Meet Steve Kobuta, Owner of S & M Cycles

Despite a tough economy, Steve Kobuta is happy to be doing something he loves – working on motorcycles.

Not many people know what they want to do when they grow up when they’re in junior high, but North Haven’s Steve Kobuta knew for sure. When the school handed out the career assessment surveys, he checked other and wrote in his career choice: a Harley Davidson mechanic.

Kobuta not only realized his dream by going to Motorcycle Mechanics Institute in Florida after graduating from North Haven High School in 1994, but he has owned his own shop – S & M Cycles – for the past 10 years and he enjoys doing business in North Haven.

“The people are nice and it’s my hometown,” he said.

Kobuta’s interest in bikes started before he was even a teenager. He started riding dirt bikes at age 12 and rode his first Harley at 16.


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“One of my older friends had a motorcycle and introduced me to it,” said Kobuta. “Ever since then I’ve loved working on them, riding them and the free spirit and brotherhood of it.”

After graduating from MMI, Kobuta worked at a dealership for 10 years, gaining experience. In 2002, he left the dealership to open a place of his own. Kobuta runs a full-service motorcycle shop that includes service work, motors, rebuilds and frame up jobs – and he even build bikes from scratch.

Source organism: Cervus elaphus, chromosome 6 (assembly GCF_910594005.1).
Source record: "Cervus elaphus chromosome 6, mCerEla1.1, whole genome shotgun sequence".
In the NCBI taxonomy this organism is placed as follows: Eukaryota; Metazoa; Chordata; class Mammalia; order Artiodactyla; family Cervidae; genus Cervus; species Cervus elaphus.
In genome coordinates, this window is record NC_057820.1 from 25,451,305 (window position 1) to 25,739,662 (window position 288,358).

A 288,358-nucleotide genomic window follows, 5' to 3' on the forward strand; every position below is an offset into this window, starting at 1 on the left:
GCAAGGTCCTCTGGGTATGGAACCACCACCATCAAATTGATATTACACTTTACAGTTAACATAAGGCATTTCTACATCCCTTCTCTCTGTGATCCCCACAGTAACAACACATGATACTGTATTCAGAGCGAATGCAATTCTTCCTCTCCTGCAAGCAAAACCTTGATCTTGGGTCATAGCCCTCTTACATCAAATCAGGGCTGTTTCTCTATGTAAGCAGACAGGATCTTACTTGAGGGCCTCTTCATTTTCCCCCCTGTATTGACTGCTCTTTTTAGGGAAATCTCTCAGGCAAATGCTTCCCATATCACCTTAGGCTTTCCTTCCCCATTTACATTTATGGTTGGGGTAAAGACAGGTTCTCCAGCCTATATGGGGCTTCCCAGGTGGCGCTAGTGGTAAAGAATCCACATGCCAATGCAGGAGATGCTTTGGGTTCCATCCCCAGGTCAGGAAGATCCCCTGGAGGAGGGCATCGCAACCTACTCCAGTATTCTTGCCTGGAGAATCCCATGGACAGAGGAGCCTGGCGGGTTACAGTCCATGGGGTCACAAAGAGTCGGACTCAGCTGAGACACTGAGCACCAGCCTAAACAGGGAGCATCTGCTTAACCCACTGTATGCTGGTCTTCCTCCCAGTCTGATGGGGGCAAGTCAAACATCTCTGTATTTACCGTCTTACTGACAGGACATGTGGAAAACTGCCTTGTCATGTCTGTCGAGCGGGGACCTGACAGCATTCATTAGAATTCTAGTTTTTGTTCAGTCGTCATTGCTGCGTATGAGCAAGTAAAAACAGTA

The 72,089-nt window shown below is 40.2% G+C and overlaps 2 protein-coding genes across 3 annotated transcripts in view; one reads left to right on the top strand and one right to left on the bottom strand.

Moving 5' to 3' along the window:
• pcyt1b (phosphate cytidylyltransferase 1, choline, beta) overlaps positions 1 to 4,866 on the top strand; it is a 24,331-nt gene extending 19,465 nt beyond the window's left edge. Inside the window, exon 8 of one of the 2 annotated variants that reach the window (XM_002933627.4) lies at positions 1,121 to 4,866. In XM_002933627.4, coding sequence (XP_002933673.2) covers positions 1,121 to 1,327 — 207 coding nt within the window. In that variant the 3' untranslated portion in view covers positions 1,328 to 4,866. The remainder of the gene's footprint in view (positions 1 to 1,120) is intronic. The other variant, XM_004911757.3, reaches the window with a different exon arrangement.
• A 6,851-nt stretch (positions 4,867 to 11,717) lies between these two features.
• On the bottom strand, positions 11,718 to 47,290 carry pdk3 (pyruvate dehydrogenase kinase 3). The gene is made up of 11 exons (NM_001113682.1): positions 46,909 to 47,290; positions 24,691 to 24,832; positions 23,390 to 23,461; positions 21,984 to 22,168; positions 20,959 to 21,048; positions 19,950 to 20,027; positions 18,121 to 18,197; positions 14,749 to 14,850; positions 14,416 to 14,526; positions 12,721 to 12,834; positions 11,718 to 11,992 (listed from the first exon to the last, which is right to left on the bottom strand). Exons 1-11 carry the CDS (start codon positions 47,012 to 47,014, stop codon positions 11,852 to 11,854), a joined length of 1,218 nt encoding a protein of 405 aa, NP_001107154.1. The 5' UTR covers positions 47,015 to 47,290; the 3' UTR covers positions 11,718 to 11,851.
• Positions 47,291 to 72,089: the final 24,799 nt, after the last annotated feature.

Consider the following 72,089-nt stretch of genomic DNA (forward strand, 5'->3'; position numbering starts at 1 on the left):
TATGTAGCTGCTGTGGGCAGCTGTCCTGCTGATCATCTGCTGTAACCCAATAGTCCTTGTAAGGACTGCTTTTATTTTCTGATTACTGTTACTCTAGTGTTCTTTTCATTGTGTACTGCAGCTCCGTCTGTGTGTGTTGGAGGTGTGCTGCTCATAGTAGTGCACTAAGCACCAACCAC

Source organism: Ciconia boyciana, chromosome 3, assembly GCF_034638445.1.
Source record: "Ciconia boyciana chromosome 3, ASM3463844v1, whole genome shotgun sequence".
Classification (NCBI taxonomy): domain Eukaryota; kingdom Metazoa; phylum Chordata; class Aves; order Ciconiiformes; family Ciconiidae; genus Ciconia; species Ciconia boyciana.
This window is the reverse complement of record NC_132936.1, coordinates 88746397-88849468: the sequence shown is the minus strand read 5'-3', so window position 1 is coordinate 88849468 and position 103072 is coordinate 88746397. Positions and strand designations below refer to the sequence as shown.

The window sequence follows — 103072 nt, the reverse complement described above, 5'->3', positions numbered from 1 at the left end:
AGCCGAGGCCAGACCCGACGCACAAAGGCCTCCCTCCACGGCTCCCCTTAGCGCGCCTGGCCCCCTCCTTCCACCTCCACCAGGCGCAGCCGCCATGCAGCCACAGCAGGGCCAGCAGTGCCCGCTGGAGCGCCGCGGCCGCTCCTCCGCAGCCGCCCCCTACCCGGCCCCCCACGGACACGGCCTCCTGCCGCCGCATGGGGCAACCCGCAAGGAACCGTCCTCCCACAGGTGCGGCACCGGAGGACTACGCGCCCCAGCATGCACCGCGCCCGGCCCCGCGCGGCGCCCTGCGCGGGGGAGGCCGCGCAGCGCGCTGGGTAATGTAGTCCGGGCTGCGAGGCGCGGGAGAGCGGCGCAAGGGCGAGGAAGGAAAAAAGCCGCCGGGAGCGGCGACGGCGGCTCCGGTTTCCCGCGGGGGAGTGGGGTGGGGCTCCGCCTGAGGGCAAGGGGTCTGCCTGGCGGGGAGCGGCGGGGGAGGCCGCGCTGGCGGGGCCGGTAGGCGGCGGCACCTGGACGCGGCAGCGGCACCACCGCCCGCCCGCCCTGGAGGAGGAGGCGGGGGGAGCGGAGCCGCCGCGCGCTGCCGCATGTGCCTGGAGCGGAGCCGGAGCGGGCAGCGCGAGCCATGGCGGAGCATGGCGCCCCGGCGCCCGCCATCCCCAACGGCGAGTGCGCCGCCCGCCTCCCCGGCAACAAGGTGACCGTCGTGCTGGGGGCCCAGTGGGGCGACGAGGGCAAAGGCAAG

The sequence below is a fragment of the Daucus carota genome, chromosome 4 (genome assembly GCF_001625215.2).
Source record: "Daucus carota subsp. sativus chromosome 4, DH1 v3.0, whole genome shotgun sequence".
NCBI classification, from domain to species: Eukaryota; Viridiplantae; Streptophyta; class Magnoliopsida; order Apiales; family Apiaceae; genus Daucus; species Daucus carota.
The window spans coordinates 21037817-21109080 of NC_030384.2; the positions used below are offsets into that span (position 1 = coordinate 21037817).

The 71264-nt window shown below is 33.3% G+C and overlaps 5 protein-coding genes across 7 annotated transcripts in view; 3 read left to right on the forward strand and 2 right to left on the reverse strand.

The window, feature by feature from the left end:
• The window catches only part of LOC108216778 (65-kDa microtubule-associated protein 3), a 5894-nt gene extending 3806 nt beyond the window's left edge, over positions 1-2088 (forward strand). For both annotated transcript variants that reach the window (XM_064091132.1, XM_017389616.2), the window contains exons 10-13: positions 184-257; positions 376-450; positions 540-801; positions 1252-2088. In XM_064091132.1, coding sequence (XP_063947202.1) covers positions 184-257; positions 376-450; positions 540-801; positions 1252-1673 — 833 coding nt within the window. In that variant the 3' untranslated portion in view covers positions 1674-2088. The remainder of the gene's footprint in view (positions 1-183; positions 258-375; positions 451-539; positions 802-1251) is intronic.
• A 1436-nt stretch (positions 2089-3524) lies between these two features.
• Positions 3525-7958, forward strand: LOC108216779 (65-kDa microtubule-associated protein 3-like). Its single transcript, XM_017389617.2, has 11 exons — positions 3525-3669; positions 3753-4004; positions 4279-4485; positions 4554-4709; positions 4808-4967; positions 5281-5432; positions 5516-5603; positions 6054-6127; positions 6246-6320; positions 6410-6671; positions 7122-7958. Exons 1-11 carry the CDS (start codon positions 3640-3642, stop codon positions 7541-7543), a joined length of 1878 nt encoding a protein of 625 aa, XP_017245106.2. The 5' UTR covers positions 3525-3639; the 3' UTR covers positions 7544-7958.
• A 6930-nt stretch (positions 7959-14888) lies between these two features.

Though he originally specialized in Harley Davidsons, two years ago, Kobuta branched out to include almost anything with a motor on two wheels – and even some four-wheelers, too.

“Now I could do the Japanese bikes, dirt bikes and quads and even mopeds,” said Kobuta. “Something that sets us apart is everything is done in house on all Harleys from 1903 to 2012 – all the motor work, four cylinders, heads.”

Kobuta admits that owning his own business isn’t always easy, especially in today’s economy. Though this isn’t the first time he has had to struggle to make it through a hard time.

“I shattered my leg in an accident riding a dirt bike in 2003,” said Kobuta, who now has metal pins in his leg. “I almost lost the shop, but I got out of the hospital and came to work in a wheelchair.”

With the riding season coming to a close as winter approaches, Kobuta is hoping to pull in more business during the colder months. He also offers winter bike storage on a first-come first-serve basis.

There is one upside to having some downtime, though – Kobuta is able to work on his ultimate dream.

“I’d really love to have my own motorcycle out there someday – the Kobuta Chopper,” said Kobuta, who rides a bike he built himself. “It takes a lot of money to get there with the manufacturers’ licenses, but that is my ultimate goal.”


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